It's "creepy" all right! To think that our republic could be systematically infiltrated and taken over by impassioned control freaks is about the creepiest thing I can think of!



posted on Sep, 4 2015 @ 03:58 PM
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originally posted by: Gryphon66
a reply to: neformore

Where do we draw the line between religious belief and mere claims to religious belief?

That's a question the courts are likely going to be forced to settle.



Why should the courts settle it?

She does not *have* to have that job.

If her beliefs are so strong and she has the power of her own convictions, she needs to walk away from it.



posted on Sep, 4 2015 @ 03:59 PM
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Oh, and just for the record, when I hear that we should gut the power of the Federal government and rely on local and State government, THIS is just the kind of nightmare scenario that I have in mind when I try to remind that is a bad idea.



posted on Sep, 4 2015 @ 04:00 PM
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a reply to: DelMarvel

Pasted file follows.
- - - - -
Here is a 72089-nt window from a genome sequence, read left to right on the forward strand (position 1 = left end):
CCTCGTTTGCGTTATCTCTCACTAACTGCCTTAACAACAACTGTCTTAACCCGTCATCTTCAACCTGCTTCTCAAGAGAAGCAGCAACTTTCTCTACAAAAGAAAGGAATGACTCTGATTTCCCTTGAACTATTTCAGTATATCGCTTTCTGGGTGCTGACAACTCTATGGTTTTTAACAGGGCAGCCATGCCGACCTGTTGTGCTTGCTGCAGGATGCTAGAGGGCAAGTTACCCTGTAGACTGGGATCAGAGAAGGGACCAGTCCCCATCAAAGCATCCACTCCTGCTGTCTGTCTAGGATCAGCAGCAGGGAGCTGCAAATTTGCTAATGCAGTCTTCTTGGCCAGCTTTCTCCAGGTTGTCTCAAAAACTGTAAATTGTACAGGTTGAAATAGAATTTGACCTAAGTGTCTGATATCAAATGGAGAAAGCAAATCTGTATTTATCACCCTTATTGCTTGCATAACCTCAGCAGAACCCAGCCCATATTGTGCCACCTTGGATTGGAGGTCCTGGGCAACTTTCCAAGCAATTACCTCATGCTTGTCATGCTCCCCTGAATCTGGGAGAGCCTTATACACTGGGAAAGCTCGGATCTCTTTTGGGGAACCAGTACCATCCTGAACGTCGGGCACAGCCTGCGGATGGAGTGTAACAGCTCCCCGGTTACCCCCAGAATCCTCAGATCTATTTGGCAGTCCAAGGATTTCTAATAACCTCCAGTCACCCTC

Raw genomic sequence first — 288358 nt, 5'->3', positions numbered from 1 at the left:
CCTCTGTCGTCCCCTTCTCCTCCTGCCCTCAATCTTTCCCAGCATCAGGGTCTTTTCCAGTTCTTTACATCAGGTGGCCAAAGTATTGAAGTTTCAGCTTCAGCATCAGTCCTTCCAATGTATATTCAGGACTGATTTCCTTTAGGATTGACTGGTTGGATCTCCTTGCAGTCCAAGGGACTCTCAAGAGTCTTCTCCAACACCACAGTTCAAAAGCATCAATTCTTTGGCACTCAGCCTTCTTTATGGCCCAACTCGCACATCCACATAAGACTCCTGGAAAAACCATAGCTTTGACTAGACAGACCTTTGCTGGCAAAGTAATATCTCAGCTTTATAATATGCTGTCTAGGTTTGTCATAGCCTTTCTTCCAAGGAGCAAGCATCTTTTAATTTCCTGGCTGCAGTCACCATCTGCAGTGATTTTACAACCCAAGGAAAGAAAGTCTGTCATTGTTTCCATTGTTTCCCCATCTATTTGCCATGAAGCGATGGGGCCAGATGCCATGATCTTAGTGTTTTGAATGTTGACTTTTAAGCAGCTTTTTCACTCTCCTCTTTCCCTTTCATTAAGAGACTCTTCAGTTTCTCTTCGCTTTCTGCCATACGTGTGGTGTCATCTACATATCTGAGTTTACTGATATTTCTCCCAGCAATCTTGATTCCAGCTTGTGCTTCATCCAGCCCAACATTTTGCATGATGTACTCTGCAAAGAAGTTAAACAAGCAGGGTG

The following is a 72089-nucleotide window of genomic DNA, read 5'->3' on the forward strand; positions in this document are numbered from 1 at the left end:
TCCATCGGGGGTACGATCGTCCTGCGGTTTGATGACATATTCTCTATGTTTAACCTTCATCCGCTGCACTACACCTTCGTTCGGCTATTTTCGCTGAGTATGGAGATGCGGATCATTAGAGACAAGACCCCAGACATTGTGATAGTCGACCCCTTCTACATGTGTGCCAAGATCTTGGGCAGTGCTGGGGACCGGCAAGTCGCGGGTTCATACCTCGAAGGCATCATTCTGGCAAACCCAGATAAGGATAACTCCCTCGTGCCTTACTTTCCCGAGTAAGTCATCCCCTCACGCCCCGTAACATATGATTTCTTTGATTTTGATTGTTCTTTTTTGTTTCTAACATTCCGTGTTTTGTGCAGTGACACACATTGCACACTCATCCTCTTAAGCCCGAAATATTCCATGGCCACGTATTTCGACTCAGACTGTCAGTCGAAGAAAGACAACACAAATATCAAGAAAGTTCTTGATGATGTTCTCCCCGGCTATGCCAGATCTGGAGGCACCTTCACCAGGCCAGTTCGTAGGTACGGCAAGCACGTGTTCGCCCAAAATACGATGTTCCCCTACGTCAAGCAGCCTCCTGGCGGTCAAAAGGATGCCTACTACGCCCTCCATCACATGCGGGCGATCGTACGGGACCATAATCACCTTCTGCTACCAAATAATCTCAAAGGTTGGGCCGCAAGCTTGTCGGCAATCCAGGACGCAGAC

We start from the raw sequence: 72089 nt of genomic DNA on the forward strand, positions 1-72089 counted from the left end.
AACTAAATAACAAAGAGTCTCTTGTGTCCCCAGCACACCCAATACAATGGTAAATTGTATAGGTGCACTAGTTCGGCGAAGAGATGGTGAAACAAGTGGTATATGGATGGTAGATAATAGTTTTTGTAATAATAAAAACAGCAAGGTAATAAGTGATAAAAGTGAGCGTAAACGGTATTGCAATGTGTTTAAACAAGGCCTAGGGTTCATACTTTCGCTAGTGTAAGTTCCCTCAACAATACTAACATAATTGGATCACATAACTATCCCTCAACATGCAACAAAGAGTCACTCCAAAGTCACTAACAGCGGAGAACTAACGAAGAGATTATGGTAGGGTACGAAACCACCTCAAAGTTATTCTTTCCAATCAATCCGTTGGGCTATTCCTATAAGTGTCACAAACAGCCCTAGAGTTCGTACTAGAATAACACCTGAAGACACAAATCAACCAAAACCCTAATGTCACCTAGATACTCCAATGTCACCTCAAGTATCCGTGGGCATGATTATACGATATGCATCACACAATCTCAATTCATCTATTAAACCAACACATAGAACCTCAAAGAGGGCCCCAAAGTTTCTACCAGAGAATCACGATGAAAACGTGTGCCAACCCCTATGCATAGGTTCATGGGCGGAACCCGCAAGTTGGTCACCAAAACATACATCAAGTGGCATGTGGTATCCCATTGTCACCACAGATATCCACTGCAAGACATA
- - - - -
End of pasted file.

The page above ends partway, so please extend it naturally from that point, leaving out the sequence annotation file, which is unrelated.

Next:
Those Liberty Council Lawyers are using these people for their own crusade. They're the ones behind all of this stuff and they are backed by a whole team of Conservative Rich Christian Dominionists who have been working on this government coup to install theocracy for a couple decades at least.



posted on Sep, 4 2015 @ 04:04 PM
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originally posted by: harvestdog
a reply to: olaru12

She is a Democrat. Could this be a Republican Psy-op? Maybe they put one of their one in to make the Democrats look crazy?


It's definitely a possibility from a conspiracy angle.

But she's always been a Democrat I believe. Her Mother ? probably a Democrat.

But it's entirely possible she has been bought off for a purpose.

Interesting, and we are seeing an absence of her being a Democrat in the big MSM stories I think.

She Ran as a Democrat last Election




posted on Sep, 4 2015 @ 04:06 PM
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originally posted by: DelMarvel
Now her assistants are issuing licenses without her name on them and she is announcing through her lawyer that these aren't valid licenses.


This is scary... I mean it will all come out all right, but the couples married today may have to do it again in the future.



Marriage licenses in Kentucky usually have the elected clerk's signature on them; those handed out Friday lacked any signature. The Rowan County attorney and lawyers for the gay couples said they are legal and valid nevertheless. When the judge was asked if the licenses will be considered valid without Davis' authorization, he said it was up to the gay couples to take that chance.